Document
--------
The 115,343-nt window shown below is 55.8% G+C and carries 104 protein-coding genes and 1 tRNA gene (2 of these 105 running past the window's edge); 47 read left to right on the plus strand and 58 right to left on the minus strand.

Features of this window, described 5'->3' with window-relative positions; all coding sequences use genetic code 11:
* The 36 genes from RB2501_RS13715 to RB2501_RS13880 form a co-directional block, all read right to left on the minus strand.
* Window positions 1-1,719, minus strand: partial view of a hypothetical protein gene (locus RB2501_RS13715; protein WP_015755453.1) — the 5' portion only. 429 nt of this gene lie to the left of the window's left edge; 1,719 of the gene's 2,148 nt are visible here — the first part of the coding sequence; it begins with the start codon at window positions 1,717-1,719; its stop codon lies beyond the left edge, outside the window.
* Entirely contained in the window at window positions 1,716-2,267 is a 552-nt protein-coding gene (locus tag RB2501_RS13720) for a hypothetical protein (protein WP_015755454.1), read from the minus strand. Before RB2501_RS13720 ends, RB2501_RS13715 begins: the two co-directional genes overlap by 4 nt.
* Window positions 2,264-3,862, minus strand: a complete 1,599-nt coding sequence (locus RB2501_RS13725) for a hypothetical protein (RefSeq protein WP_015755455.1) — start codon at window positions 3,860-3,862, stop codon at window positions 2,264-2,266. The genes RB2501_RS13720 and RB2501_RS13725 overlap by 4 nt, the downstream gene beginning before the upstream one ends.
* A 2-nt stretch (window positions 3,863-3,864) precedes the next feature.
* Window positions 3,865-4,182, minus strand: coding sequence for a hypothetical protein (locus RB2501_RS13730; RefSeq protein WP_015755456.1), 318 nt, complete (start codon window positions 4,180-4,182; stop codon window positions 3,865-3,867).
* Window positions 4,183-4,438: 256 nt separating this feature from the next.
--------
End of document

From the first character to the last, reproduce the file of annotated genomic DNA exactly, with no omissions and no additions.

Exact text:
The 115,343-nt window shown below is 55.8% G+C and carries 104 protein-coding genes and 1 tRNA gene (2 of these 105 running past the window's edge); 47 read left to right on the plus strand and 58 right to left on the minus strand.

Features of this window, described 5'->3' with window-relative positions; all coding sequences use genetic code 11:
* The 36 genes from RB2501_RS13715 to RB2501_RS13880 form a co-directional block, all read right to left on the minus strand.
* Window positions 1-1,719, minus strand: partial view of a hypothetical protein gene (locus RB2501_RS13715; protein WP_015755453.1) — the 5' portion only. 429 nt of this gene lie to the left of the window's left edge; 1,719 of the gene's 2,148 nt are visible here — the first part of the coding sequence; it begins with the start codon at window positions 1,717-1,719; its stop codon lies beyond the left edge, outside the window.
* Entirely contained in the window at window positions 1,716-2,267 is a 552-nt protein-coding gene (locus tag RB2501_RS13720) for a hypothetical protein (protein WP_015755454.1), read from the minus strand. Before RB2501_RS13720 ends, RB2501_RS13715 begins: the two co-directional genes overlap by 4 nt.
* Window positions 2,264-3,862, minus strand: a complete 1,599-nt coding sequence (locus RB2501_RS13725) for a hypothetical protein (RefSeq protein WP_015755455.1) — start codon at window positions 3,860-3,862, stop codon at window positions 2,264-2,266. The genes RB2501_RS13720 and RB2501_RS13725 overlap by 4 nt, the downstream gene beginning before the upstream one ends.
* A 2-nt stretch (window positions 3,863-3,864) precedes the next feature.
* Window positions 3,865-4,182, minus strand: coding sequence for a hypothetical protein (locus RB2501_RS13730; RefSeq protein WP_015755456.1), 318 nt, complete (start codon window positions 4,180-4,182; stop codon window positions 3,865-3,867).
* Window positions 4,183-4,438: 256 nt separating this feature from the next.